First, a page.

What is SCons?
It is an Open Source software construction tool—that is, a next-generation build tool. Think of it as an improved, cross-platform substitute for the classic Make utility with integrated functionality similar to autoconf/automake and compiler caches such as ccache. In short, it is an easier, more reliable and faster way to build software.
SCons is a tool in the Automated Build Tools category of a tech stack.
SCons is an open source tool with 1.5K GitHub stars and 272 GitHub forks. Here’s a link to SCons's open source repository on GitHub
Who uses SCons?
Java, Visual Studio, C++, Qt, and Perforce are some of the popular tools that integrate with SCons. Here's a list of all 6 tools that integrate with SCons.
- Reliable, automatic dependency analysis built-in for C, C++ and Fortran
- Use the power of a real programming language to solve build problems
- Built-in support for fetching source files from SCCS, RCS, CVS, BitKeeper and Perforce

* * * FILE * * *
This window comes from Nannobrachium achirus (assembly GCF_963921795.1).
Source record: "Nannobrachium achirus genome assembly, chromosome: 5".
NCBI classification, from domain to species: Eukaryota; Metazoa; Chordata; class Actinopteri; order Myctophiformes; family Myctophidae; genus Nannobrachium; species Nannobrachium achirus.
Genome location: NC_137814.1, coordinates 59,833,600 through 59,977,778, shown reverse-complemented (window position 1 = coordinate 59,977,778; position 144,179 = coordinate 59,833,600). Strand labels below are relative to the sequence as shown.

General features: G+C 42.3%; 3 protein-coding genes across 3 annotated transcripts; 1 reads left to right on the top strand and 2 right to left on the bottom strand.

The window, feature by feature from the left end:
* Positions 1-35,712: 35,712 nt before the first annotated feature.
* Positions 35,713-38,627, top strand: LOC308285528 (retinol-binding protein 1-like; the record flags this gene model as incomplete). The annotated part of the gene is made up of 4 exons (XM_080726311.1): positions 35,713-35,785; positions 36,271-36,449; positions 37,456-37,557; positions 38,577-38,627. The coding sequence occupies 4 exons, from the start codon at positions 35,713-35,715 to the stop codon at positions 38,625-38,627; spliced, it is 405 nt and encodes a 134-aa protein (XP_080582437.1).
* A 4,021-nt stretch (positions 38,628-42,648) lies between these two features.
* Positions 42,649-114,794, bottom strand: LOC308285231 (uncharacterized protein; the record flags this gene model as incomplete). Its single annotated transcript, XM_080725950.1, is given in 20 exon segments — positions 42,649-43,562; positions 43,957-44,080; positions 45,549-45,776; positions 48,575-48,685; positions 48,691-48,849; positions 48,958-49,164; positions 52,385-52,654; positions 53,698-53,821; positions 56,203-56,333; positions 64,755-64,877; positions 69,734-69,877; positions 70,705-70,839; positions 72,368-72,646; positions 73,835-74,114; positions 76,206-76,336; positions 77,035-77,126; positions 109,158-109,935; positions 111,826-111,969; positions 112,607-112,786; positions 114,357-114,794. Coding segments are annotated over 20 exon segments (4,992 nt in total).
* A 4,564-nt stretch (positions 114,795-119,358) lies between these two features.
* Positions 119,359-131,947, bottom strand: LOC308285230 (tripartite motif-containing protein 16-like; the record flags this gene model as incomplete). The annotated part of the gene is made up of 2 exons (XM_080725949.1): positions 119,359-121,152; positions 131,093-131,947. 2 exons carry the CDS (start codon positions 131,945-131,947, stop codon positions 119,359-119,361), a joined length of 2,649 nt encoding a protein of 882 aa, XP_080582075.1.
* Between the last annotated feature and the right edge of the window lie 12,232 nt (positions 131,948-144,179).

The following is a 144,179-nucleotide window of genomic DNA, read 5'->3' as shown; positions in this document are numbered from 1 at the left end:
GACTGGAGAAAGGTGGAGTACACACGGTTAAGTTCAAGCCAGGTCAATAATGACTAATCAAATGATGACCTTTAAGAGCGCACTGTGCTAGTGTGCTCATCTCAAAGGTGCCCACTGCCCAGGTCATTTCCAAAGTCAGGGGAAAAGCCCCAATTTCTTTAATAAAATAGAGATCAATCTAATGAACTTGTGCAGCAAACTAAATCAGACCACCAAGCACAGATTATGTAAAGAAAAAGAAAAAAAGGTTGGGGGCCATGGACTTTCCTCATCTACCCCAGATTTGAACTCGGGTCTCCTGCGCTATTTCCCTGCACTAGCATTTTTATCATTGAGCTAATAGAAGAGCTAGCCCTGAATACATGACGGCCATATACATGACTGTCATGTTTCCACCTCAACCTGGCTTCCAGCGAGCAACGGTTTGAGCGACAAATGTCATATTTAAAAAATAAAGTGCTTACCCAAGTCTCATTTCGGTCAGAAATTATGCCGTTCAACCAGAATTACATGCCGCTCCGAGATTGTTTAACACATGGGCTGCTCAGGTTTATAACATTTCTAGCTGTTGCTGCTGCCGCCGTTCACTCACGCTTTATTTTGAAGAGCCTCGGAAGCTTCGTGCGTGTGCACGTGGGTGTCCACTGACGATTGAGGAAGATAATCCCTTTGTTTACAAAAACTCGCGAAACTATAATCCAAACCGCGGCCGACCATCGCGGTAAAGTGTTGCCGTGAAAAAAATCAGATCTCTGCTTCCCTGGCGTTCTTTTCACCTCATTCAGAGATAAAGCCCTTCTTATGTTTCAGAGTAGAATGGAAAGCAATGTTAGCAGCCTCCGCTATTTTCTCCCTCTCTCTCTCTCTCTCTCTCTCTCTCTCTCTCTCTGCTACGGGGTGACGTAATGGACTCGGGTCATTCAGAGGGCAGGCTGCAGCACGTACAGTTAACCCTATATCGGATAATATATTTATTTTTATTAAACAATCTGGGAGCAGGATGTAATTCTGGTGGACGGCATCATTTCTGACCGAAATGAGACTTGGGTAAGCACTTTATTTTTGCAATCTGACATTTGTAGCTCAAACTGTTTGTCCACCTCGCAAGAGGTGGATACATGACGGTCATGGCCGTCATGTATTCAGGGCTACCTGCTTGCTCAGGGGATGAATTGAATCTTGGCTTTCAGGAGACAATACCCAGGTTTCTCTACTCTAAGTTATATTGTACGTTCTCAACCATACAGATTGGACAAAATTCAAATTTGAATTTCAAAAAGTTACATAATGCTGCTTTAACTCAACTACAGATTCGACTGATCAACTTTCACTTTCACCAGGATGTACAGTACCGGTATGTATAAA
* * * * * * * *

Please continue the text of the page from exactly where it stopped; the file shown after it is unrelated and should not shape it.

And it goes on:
- Reliable detection of build changes using MD5 signatures
SCons Alternatives & Comparisons
What are some alternatives to SCons?
See all alternatives
It is used to control the software compilation process using simple platform and compiler independent configuration files, and generate native makefiles and workspaces that can be used in the compiler environment of the user's choice.
Bazel is a build tool that builds code quickly and reliably. It is used to build the majority of Google's software, and thus it has been designed to handle build problems present in Google's development environment.
Gradle is a build tool with a focus on build automation and support for multi-language development. If you are building, testing, publishing, and deploying software on any platform, Gradle offers a flexible model that can support the entire development lifecycle from compiling and packaging code to publishing web sites.
The GNU Compiler Collection and GNU Toolchain (Binutils, GDB, GLIBC)
Cake (C# Make)
It is a free and open source cross-platform build automation system with a C# DSL for tasks such as compiling code, copying files and folders, running unit tests, compressing files and building NuGet packages.